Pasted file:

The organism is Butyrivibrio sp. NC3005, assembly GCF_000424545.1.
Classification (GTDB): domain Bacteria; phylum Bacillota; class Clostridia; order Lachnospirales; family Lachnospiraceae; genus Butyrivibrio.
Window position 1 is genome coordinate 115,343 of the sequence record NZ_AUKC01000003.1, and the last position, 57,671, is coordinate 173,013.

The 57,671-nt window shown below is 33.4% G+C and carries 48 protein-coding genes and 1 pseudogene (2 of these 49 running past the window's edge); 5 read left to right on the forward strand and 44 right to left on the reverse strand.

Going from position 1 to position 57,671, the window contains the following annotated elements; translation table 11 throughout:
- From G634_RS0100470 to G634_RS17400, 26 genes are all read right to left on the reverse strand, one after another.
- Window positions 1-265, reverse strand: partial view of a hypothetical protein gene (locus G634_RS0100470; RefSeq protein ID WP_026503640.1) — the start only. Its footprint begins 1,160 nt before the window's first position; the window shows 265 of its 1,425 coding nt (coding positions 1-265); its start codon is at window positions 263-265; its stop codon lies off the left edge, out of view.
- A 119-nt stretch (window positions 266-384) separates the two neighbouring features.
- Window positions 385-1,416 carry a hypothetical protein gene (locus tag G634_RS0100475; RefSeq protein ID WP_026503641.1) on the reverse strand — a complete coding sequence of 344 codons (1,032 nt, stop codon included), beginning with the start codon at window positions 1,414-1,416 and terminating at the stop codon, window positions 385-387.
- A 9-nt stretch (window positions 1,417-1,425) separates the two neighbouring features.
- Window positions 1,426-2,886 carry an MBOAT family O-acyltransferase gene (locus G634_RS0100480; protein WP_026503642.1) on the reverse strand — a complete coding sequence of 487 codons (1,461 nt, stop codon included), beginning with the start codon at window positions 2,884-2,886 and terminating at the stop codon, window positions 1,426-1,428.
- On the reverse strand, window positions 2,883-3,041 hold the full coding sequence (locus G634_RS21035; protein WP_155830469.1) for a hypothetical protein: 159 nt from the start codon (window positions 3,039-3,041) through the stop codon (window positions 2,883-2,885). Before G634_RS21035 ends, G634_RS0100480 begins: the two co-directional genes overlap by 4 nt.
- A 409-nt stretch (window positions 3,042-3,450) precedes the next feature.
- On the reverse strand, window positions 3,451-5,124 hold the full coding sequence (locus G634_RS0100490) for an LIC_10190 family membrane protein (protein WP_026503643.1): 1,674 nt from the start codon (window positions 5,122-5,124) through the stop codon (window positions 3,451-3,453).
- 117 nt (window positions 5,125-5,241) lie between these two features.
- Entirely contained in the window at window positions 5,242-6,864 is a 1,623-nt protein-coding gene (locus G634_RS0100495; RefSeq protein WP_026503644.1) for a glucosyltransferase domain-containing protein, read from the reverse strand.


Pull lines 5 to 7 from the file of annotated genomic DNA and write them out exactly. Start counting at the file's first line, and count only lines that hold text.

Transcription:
Going from position 1 to position 57,671, the window contains the following annotated elements; translation table 11 throughout:
- From G634_RS0100470 to G634_RS17400, 26 genes are all read right to left on the reverse strand, one after another.
- Window positions 1-265, reverse strand: partial view of a hypothetical protein gene (locus G634_RS0100470; RefSeq protein ID WP_026503640.1) — the start only. Its footprint begins 1,160 nt before the window's first position; the window shows 265 of its 1,425 coding nt (coding positions 1-265); its start codon is at window positions 263-265; its stop codon lies off the left edge, out of view.